Thursday, 22 August 2013

Replacement birdbath bowl

Replacing the bowl part of my favourite birdbath was something I never considered after two extremely cold winters finally took their toll and it split completely in two! I never even knew there were replacement bowls available if I went searching online.

Since then, my bowl-less pedestal has lived on as a landing break for birds en route to a ground birdbath set at the top of the rocky slope down to my tiny pond. This location was also chosen as a photo hotspot knowing it could catch morning or soft evening light. It has worked a treat for both.

Juvenile House Sparrow back on July 21st, 2013.


Experimenting with natural backgrounds for photo and video captures of visiting garden birds is something I have had fun with. As my blogging years have rolled in, I have found myself setting up and planting areas I can expect to see birds visiting and patiently keep cameras (still and video) to hand.

Last winter’s bamboo landing strip (for periods of thick snowfall covering the garden) also made for a good photo/video hotspot. Birds landed en route to the running water at my tiny pond and to a snow shelter/ low feeding table . In complete contrast to the bare borders of winter this bamboo landing strip has continued to be a success in the jungle of summer foliage and flowers.


Juvenile European Robin back on July 22nd, 2013


Setting up a good sized ground birdbath that evening visiting hedgehogs could drink from, as well as birds during the day, also began as an experiment using a large terracotta plant saucer. Once this became a success I found myself wishing for a more neutral birdbath colour for photos and video. Yes, I have a fussy eye… I know ;-)

The first replacement ground birdbath (large blue/grey plant saucer) has given many fun photo and video opportunities for a number of years, but now its time has come to an end too. The sun had begun to fade the rim and was looking a tad tired. Yes, that fussy eye of mine again ;-)


Juvenile partial albino Blackbird back on October 20th, 2010.


Although I very much encourage birds and other wildlife to my garden I am still very much a plantswoman at heart and how my borders look remain an important part of the gardener that I am. I had tried to accept the large plastic plant saucer by making it part of the border as best I could. I was forever changing the planting around it but it was never going to be perfect.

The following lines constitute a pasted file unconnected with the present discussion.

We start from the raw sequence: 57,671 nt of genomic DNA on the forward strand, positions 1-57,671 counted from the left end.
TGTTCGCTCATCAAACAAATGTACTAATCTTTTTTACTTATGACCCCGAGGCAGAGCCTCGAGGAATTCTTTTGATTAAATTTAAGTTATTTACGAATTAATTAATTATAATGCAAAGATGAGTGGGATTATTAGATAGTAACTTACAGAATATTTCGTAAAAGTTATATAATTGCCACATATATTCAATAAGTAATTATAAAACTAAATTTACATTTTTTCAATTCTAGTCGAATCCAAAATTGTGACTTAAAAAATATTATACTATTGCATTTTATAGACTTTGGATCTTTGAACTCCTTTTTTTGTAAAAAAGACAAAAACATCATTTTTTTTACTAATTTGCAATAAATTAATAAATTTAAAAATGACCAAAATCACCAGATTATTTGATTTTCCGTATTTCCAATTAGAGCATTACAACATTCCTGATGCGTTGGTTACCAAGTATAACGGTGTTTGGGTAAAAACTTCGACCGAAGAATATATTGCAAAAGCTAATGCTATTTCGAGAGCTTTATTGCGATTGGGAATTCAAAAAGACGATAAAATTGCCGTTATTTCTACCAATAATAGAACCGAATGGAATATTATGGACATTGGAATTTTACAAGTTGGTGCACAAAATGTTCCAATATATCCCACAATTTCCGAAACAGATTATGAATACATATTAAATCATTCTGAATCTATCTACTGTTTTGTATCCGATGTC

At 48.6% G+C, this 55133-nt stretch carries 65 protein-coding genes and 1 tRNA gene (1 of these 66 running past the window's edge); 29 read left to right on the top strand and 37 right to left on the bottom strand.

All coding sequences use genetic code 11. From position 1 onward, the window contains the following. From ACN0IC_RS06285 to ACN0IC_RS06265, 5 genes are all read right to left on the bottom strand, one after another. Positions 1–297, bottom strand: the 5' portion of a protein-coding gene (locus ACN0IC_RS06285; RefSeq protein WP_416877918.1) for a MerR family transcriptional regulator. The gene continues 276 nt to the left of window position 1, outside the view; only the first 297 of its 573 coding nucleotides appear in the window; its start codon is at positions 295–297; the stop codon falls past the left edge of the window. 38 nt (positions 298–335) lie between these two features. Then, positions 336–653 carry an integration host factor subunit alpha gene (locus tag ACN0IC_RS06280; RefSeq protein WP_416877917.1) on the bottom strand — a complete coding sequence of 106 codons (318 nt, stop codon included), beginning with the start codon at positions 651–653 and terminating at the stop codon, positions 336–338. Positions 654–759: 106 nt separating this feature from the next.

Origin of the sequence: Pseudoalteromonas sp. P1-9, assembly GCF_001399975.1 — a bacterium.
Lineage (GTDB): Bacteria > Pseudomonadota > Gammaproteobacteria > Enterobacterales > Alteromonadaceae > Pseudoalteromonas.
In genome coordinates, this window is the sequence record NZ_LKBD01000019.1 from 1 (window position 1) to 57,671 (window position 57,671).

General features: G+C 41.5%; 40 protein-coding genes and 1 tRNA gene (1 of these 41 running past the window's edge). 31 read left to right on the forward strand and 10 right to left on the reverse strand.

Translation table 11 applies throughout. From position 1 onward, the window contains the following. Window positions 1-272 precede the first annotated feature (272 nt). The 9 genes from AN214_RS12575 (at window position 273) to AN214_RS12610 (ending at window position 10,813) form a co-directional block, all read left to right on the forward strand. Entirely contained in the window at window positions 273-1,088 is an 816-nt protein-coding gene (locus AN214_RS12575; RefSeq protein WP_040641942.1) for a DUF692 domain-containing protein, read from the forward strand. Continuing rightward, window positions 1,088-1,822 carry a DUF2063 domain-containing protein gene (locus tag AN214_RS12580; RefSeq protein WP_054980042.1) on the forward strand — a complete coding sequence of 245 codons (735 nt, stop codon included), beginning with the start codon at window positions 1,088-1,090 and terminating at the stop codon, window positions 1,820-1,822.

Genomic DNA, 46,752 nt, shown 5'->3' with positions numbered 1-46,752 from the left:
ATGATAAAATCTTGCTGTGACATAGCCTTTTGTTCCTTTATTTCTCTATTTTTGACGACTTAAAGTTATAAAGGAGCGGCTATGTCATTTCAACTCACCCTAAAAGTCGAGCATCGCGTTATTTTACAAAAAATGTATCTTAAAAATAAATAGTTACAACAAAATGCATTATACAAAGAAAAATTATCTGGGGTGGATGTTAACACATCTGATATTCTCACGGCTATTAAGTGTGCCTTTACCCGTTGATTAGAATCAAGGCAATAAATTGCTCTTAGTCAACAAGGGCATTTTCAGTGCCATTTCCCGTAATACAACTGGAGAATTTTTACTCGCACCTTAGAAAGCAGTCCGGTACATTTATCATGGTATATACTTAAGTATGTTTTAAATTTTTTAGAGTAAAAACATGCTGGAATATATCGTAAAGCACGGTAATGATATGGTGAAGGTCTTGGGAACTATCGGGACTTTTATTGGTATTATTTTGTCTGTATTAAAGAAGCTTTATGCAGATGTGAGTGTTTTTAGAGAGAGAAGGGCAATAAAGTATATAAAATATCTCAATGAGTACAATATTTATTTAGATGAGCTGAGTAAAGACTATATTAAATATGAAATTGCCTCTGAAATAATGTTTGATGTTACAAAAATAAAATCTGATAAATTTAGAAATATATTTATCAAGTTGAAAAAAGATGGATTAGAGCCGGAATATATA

Garden compromises are something all gardeners learn to accept. Given an ideal world, I would want to keep this ground birdbath location for the pleasure it has given over the years and for those to come. A stone birdbath that blended in with the colours of the sandstone rocks in this area was in my head. I believed my fussy eye would be happy that ;-)


Regular evening Hedgehog visitor back on May 9th, 2009.


A gift of cash, followed by a new online search of birdbath images (I never found any ground birdbaths that caught my eye for my border location) took me to a replacement birdbath bowl and I liked what I saw! There was no glazing, it looked a good colour, it was hand cast, hand finished out of reconstituted stone and it was a good 15” in diameter. I was thrilled with my find and ordered it straight away!

Regular blog visitors please bear with me here – I have a wonderful video capture of this new birdbath in use by a juvenile Blackbird and a group of juvenile House Sparrows below. My video has the bonus of a parent Blackbird coming to the birdbath with food for its young and the young House Sparrows trying to sneak in to the water when the Blackbird had its back turned. I found it all fun to watch and capture. The light colour of the birdbath made for clearer views of the birds in the water too - so a great result all round :-D